Minister Baird meets with Ban Ki-moon, Secretary-General of the United Nations, during Baird’s visit to New York City. The two discussed international efforts to end child, early and forced marriage.
Child, Early and Forced Marriage
Child, early and forced marriage is perpetuated by poverty and gender discrimination. It is estimated that between 2004 and 2014, 100 million girls worldwide will have been forced to marry before their 18th birthday.
Child, early and forced marriage is a widespread, harmful practice that threatens the lives and futures of girls and young women around the world. This practice robs young girls of their childhood and basic rights.
Child, early and forced marriage (CEFM) is a widespread and harmful practice that threatens the lives and futures of girls around the world, with devastating consequences. CEFM denies girls their right to childhood, disrupts their access to education and jeopardizes their health. CEFM also hinders development. When girls are not able to reach their full potential, everyone suffers—girls, their families, communities and countries.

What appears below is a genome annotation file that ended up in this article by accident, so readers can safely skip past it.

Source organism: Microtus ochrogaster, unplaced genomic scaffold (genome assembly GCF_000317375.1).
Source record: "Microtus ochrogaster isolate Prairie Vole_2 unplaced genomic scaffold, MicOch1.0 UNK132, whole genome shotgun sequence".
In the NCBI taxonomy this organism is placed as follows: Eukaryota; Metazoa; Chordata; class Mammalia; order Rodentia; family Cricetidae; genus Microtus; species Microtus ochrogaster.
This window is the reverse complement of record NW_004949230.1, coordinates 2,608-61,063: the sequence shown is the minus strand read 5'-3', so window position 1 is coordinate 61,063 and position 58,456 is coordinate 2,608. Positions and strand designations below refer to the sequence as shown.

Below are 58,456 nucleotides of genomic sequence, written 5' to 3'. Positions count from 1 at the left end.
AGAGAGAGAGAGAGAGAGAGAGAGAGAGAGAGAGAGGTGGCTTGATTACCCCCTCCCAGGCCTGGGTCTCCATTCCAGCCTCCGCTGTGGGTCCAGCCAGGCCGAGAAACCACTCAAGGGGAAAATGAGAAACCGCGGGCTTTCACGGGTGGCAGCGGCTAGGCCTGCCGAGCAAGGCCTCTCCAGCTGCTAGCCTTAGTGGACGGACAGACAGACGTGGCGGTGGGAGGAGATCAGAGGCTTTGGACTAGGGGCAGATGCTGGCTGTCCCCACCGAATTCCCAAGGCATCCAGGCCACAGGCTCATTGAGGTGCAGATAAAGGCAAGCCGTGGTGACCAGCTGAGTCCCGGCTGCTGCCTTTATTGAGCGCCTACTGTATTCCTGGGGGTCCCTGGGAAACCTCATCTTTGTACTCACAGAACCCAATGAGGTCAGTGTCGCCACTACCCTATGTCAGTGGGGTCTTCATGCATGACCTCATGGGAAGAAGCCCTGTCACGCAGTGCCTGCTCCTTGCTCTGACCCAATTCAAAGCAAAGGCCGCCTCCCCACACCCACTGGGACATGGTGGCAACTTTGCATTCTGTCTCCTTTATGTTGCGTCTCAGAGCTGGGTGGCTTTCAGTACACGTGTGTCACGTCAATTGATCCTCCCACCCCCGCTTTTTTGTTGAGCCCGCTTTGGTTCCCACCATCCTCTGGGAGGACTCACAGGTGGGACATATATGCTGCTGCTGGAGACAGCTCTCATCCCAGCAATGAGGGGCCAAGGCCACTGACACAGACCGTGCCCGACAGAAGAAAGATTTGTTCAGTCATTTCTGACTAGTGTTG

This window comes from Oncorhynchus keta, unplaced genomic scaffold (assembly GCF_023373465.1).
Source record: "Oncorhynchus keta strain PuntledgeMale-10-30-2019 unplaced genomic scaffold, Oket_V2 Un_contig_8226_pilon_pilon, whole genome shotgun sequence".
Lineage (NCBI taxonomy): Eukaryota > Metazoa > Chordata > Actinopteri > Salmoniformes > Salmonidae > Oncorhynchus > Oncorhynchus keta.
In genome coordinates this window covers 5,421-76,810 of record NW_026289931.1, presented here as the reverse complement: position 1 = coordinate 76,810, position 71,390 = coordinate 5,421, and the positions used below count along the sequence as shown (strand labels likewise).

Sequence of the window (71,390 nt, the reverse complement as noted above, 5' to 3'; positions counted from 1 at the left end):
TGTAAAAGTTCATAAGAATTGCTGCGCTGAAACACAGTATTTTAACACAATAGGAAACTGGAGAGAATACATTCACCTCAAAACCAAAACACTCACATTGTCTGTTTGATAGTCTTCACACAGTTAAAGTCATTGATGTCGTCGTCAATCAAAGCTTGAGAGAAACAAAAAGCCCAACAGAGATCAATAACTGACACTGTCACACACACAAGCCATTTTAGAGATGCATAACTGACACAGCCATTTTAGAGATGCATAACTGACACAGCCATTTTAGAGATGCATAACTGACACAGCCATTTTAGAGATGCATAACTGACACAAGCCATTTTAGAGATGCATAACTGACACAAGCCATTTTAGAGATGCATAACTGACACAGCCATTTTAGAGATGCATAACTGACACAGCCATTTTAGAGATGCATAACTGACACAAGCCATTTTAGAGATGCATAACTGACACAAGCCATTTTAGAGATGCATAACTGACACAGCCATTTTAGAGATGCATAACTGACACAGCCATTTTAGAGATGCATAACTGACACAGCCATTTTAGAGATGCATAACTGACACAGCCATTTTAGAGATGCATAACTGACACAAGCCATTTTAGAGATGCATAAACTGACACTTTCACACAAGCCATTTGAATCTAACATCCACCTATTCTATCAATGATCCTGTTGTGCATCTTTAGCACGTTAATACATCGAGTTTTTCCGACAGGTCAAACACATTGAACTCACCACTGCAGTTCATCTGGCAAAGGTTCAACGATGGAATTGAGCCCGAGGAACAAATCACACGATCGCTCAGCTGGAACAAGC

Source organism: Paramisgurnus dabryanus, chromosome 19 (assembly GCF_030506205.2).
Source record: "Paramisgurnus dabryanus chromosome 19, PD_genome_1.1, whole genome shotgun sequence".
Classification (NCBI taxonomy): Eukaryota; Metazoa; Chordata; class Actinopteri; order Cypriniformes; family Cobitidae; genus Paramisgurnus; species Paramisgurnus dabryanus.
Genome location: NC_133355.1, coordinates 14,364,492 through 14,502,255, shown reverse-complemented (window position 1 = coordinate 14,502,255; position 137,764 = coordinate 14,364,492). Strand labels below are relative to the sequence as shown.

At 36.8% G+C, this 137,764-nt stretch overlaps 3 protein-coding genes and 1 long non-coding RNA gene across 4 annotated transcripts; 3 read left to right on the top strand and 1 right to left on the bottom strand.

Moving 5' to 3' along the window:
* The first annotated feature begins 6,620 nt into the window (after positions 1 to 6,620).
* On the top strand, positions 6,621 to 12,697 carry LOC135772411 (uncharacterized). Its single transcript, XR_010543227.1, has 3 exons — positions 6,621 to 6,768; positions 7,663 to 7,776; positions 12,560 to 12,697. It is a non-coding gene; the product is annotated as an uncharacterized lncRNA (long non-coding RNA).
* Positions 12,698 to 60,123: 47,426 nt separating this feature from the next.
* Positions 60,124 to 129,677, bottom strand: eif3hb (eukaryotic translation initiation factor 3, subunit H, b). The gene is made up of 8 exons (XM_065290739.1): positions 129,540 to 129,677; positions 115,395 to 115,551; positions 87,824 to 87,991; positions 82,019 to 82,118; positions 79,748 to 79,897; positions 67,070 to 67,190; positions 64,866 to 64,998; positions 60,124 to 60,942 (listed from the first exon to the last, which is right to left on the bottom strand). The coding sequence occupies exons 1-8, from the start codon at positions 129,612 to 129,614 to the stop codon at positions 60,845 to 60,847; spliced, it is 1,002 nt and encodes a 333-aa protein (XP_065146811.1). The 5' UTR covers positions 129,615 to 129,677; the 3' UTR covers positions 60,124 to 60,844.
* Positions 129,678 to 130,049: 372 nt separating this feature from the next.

CEFM is a global problem, which is most prevalent in Sub-Saharan Africa and South Asia. There are many factors that contribute to CEFM, including poverty, gender inequality, traditional or religious pressures, girls’ lack of access to education, limited economic empowerment for women, and humanitarian crises.
- Every year, millions of girls—some as young as five years old—are forced into marriage.
- One in every three girls in the developing world is married by the age of 18. One in nine marries before the age of 15.
- Complications in childbirth are the leading cause of death among girls between the ages of 15 and 19 in the developing world.
- Globally, between 2004 and 2014, an estimated 100 million girls will have been forced to marry before their 18th birthday.
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"69th UNGA Panel on Ending Child, Early and Forced Marriage: A World Where All Girls Can Reach Their Full Potential"
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